1.      Stealing the van.
2.      The chem lab and the fight with Marta
3.      The pharmacy

CRIMINAL is similar to Ryan Reynolds’ previous film, SELF/LESS, so it’s a little surprising the casting agents opted to use him in this part. While both films have a sci-fi feel, this one is less in the fantasy field. Somehow, perhaps through watching too many movies on the Syfy Channel, swapping someone’s thoughts seems more realistic than putting someone’s mind into a new body.  

The film has an incredibly paced conclusion.  Credit Editor Danny Rafic with a final reel that makes many amends for the sluggishness of the film's midsection.  Screenwriter Douglas Cook takes considerable time in character development and as such, drags the film during the second act, something Syd Field would not find amusing.  The other script flaw is the choice of Jordi Molla as Xavier Heimdahl, the antagonist.  He is a Spanish anarchist.  Spain, really?  Of all the countries currently in the “We hate America” group, we’re supposed to believe Spain is a threat?  When the doomsday software goes on the open market, one can readily understand Russia being a prime bidder; but to have Spain outwit both superpowers, exuding levels of world dominance worthy of James Bond’s arch nemesis SPECTRE, is stretching credulity a bit far.  It still amazes me how Hollywood attempts to find nefarious no-goods for its films in the guise of everyone but who they actually are; Muslims and progressives.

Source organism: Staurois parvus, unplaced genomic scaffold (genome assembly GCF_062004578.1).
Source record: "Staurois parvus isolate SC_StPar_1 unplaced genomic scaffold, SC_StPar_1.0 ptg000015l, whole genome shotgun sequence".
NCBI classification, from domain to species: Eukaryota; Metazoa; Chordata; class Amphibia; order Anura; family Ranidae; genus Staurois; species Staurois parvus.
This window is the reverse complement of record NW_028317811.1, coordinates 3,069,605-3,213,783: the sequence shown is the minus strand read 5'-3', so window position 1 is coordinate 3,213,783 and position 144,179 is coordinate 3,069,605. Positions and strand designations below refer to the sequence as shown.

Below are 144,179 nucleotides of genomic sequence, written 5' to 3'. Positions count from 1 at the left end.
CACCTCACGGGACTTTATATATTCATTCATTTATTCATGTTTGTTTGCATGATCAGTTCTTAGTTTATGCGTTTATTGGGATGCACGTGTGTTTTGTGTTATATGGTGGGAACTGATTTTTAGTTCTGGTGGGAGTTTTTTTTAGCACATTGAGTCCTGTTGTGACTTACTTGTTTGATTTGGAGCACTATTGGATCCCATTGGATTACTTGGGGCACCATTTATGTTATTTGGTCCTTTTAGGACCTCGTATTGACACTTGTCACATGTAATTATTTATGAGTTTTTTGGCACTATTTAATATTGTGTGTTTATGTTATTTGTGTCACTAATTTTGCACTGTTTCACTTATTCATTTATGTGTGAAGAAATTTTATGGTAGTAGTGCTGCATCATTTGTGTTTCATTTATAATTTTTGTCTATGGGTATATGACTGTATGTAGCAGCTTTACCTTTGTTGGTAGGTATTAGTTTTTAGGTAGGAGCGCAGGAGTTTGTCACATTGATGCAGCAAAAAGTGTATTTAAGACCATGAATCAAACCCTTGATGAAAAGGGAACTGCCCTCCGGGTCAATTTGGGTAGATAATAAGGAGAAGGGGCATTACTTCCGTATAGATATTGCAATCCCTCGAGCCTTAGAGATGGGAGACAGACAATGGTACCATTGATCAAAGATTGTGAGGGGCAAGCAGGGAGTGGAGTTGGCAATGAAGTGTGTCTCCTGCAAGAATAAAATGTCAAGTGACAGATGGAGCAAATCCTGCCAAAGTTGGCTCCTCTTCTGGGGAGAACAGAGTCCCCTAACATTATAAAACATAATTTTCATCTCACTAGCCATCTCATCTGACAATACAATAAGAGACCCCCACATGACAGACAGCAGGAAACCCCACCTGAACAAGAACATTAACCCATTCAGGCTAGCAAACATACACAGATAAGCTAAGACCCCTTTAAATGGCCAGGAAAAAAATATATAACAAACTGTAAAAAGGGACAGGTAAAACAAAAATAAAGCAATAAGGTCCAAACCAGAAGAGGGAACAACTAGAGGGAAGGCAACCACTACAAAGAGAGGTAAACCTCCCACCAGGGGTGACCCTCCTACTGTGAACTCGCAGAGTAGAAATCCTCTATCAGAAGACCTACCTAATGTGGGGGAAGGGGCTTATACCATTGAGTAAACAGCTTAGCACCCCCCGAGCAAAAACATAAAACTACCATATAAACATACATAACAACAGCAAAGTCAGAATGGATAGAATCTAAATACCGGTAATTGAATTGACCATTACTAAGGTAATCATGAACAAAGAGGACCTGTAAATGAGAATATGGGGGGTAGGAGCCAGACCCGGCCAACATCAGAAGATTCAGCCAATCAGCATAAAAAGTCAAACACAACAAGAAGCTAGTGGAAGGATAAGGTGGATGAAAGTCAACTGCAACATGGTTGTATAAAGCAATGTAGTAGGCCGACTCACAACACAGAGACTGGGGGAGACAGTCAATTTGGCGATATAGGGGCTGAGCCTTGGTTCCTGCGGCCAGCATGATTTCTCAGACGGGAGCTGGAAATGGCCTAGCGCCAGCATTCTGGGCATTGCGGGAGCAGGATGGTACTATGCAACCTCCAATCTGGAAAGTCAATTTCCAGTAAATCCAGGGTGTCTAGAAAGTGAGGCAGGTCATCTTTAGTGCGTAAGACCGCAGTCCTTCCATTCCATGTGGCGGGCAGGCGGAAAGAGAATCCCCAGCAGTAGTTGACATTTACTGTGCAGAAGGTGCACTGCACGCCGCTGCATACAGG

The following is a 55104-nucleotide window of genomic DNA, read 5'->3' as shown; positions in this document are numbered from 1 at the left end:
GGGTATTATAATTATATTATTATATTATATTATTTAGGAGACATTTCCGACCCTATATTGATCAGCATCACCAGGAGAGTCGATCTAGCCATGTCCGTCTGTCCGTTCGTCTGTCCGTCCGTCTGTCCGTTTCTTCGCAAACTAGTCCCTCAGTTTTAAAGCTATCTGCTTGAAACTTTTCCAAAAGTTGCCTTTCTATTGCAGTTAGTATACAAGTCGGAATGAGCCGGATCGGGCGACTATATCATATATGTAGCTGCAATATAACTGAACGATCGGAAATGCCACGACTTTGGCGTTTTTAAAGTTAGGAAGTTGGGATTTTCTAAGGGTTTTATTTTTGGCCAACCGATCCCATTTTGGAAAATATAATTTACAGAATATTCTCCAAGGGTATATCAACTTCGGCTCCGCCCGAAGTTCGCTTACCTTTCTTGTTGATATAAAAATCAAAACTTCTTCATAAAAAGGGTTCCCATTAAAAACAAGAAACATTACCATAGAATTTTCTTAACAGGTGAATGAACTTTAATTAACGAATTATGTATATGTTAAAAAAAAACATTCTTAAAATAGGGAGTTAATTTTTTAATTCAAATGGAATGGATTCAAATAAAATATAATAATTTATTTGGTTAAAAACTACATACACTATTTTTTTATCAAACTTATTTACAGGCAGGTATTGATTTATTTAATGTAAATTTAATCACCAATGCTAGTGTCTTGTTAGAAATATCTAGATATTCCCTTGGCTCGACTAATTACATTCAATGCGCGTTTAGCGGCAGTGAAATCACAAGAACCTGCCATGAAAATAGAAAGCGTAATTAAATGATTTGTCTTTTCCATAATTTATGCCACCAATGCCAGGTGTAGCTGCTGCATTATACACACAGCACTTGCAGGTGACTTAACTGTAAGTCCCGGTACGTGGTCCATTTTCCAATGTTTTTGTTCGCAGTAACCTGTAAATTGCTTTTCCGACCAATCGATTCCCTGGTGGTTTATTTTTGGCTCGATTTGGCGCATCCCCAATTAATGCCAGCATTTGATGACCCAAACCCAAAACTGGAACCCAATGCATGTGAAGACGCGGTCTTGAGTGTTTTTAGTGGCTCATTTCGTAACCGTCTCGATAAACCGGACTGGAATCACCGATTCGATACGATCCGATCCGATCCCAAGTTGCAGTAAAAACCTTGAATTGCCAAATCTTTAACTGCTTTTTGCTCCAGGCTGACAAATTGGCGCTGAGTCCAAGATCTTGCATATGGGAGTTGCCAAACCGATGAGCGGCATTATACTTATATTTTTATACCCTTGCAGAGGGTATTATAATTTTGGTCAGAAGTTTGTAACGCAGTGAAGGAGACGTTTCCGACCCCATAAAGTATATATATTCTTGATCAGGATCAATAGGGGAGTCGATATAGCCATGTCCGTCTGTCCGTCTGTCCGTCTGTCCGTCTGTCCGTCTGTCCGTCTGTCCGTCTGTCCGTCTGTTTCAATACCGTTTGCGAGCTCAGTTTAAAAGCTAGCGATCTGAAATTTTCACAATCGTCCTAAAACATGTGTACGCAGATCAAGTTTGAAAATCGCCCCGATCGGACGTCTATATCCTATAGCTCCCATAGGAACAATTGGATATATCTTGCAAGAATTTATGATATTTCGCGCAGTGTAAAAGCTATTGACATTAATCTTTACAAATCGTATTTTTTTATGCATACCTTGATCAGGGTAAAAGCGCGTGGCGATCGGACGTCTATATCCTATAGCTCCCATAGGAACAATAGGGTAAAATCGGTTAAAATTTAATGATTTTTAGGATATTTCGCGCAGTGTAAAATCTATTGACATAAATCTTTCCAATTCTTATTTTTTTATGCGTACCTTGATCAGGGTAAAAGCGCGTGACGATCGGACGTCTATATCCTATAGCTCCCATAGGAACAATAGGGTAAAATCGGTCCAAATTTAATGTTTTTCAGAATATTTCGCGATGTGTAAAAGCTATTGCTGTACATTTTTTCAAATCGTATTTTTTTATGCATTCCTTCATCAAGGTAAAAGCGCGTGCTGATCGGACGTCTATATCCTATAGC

These minor flaws aside, CRIMINAL uses its stars as a crutch and carries formulaic thriller material to an enjoyable level.  The stars seem to know they are working with average material, and turn things up a notch, as Emeril would say, to make succulent sushi out of raw fish.